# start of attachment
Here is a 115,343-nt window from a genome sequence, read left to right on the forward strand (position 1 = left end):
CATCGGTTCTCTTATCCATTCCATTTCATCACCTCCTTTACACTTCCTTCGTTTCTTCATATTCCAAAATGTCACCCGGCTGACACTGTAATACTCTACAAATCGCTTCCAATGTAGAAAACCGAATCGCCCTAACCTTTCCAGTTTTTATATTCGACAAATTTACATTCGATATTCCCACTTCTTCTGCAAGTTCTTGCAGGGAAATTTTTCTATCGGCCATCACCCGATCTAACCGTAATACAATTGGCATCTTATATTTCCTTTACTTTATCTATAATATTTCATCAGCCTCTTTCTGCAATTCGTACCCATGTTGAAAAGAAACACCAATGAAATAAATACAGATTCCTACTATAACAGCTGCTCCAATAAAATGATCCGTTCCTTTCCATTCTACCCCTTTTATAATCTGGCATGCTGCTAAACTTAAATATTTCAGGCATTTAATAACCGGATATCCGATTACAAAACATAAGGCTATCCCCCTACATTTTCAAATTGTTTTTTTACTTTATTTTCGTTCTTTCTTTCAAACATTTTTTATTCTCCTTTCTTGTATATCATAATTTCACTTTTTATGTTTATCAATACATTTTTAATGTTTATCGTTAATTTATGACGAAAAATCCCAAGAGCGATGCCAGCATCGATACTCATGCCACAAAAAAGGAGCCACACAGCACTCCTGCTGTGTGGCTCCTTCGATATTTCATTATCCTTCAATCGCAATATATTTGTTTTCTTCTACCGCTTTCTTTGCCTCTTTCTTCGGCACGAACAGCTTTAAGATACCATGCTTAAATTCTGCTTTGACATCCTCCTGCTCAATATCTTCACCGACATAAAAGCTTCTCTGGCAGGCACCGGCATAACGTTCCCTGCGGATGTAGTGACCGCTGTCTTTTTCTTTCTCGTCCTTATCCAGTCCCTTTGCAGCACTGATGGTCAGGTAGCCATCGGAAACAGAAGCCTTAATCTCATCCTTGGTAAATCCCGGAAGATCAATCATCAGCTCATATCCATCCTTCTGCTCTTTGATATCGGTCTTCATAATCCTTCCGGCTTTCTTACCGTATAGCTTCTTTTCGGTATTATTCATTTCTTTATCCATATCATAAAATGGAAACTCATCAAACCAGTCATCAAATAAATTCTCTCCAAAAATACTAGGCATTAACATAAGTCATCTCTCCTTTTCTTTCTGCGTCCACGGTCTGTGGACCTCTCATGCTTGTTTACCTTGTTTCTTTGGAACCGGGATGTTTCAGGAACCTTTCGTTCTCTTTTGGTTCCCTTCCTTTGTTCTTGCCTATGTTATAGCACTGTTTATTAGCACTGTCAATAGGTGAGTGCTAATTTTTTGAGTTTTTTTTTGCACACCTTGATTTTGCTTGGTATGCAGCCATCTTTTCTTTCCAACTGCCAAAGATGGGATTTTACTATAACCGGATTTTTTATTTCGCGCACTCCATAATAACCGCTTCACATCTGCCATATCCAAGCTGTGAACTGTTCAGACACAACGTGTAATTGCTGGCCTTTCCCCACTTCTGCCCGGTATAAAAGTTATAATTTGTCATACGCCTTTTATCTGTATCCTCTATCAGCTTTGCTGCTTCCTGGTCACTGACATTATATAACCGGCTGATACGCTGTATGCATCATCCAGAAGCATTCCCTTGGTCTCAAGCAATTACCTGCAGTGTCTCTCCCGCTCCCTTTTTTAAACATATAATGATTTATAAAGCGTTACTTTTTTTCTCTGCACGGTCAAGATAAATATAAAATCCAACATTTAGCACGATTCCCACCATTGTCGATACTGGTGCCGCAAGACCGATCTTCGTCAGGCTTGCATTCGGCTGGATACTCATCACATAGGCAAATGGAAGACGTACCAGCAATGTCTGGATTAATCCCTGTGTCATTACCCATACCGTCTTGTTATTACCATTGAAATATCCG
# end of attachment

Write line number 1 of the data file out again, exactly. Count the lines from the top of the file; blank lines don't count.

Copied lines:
Here is a 115,343-nt window from a genome sequence, read left to right on the forward strand (position 1 = left end):